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2015 - American Society of Criminology – 71st Annual Meeting Words: 137 words || 
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1. Campbell, Walter. "Various Mechanisms Across Various Contexts: A Multilevel Analysis of the Immigrant Revitalization Thesis" Paper presented at the annual meeting of the American Society of Criminology – 71st Annual Meeting, Washington Hilton, Washington, DC, Nov 18, 2015 <Not Available>. 2019-12-11 <http://citation.allacademic.com/meta/p1028855_index.html>
Publication Type: Individual Paper
Review Method: Peer Reviewed
Abstract: Recent research has found a protective effect of immigrant populations on neighborhood crime patterns. The immigrant revitalization thesis explains these findings as a function of a variety of mechanisms that increase social control, economic opportunity, and institutional supports. Yet while some of the mechanisms underpinning this thesis implicitly rely on cultural similarity of immigrant populations, most studies test the thesis using monolithic or pan-ethnic measures that fail to capture the degree of diversity within the local foreign-born population. Using more nuanced measures of the size and diversity of local immigrant populations, this study provides a stricter test of the relative importance of various mechanisms. Based on neighborhoods within a nationally representative sample cities from the National Neighborhood Crime Survey, this research also employs a multilevel approach to test whether and how city context moderates neighborhood-level immigration-crime relationships.

2004 - American Sociological Association Pages: 22 pages || Words: 7943 words || 
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2. Beyerlein, Kraig. and Hipp, John. "One Model Does Not Fit All: Explaining Support for and Engagement in Various Social Movement Tactics" Paper presented at the annual meeting of the American Sociological Association, Hilton San Francisco & Renaissance Parc 55 Hotel, San Francisco, CA,, Aug 14, 2004 Online <.PDF>. 2019-12-11 <http://citation.allacademic.com/meta/p110162_index.html>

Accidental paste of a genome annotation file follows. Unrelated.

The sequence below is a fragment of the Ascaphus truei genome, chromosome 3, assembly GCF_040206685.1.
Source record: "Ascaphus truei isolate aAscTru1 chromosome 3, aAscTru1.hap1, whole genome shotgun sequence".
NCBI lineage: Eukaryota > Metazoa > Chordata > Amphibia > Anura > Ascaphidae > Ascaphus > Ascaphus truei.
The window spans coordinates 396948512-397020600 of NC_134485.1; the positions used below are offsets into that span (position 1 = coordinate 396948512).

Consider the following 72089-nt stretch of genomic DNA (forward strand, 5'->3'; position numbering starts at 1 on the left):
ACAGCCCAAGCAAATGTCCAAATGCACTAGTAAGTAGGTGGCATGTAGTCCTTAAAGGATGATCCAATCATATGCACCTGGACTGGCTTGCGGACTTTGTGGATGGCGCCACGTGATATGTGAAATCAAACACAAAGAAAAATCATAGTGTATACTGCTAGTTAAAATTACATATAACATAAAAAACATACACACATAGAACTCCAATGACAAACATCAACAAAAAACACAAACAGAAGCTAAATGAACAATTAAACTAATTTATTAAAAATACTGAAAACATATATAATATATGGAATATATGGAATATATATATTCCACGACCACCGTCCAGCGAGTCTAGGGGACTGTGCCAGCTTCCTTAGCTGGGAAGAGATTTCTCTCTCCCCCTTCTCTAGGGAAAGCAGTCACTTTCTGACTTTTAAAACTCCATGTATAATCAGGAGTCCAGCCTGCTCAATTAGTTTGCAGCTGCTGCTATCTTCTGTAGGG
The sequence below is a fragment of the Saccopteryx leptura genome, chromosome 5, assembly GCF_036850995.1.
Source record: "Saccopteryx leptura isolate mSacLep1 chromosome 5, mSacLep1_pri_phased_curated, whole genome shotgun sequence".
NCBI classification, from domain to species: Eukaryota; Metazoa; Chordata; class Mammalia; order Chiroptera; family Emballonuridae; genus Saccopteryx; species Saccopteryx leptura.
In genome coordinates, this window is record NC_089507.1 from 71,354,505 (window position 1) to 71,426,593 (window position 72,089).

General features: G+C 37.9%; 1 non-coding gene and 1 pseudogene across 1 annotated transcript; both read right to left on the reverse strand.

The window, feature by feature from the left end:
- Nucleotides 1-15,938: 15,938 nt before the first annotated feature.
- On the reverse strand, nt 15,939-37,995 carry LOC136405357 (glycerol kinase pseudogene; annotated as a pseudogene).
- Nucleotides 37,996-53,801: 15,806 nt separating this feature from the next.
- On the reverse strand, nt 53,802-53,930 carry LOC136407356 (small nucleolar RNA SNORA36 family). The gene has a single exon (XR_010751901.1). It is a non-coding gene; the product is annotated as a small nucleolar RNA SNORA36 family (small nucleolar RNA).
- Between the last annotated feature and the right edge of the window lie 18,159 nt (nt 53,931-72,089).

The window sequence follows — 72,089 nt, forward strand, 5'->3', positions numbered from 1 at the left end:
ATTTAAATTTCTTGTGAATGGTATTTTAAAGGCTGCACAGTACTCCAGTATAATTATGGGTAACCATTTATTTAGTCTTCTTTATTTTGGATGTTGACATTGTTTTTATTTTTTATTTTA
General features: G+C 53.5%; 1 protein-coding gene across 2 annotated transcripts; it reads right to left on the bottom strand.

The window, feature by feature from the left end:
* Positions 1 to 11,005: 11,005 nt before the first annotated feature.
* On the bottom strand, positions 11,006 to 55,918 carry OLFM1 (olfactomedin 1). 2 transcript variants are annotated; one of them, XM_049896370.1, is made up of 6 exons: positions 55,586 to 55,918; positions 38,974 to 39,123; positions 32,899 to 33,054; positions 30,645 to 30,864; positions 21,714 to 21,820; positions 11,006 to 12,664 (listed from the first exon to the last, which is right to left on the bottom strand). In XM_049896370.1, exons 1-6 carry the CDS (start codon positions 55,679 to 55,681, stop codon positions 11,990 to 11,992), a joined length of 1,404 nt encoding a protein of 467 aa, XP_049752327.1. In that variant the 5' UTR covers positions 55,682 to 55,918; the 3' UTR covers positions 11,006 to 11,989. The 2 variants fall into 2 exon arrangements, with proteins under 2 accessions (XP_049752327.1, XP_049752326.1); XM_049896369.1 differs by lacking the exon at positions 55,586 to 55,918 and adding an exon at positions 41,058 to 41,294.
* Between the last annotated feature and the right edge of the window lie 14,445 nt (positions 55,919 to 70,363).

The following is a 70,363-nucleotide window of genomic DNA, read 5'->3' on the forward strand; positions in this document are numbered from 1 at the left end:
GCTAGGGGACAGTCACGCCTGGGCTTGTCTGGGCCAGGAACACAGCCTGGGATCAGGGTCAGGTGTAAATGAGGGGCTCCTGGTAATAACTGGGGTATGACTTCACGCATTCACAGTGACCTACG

Publication Type: Conference Paper/Unpublished Manuscript
Review Method: Peer Reviewed
Abstract: This paper makes an important contribution to the social movement literature on differential participation by modeling participation in various forms of activism as a two-stage process: willingness to engage in specific tactics and conversion of this willingness to actual participation. Using a nationally representative sample of Americans, we show that the effect of biographical availability, organizational involvement, and political networks varies not only depending on the stage of the participation process but also depending on the type of the tactic.

2007 - SOIL AND WATER CONSERVATION SOCIETY Words: 261 words || 
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3. Warnemuende, Elizabeth., Huang, Chi-hua. and Bucholtz, Dennis. "Observed Atrazine and Glyphosate Losses in Agricultural Drainage Water at Various Watershed Scales" Paper presented at the annual meeting of the SOIL AND WATER CONSERVATION SOCIETY, Saddlebrook Resort, Tampa, Florida, Jul 21, 2007 <Not Available>. 2019-12-11 <http://citation.allacademic.com/meta/p173917_index.html>
Publication Type: Oral Presentation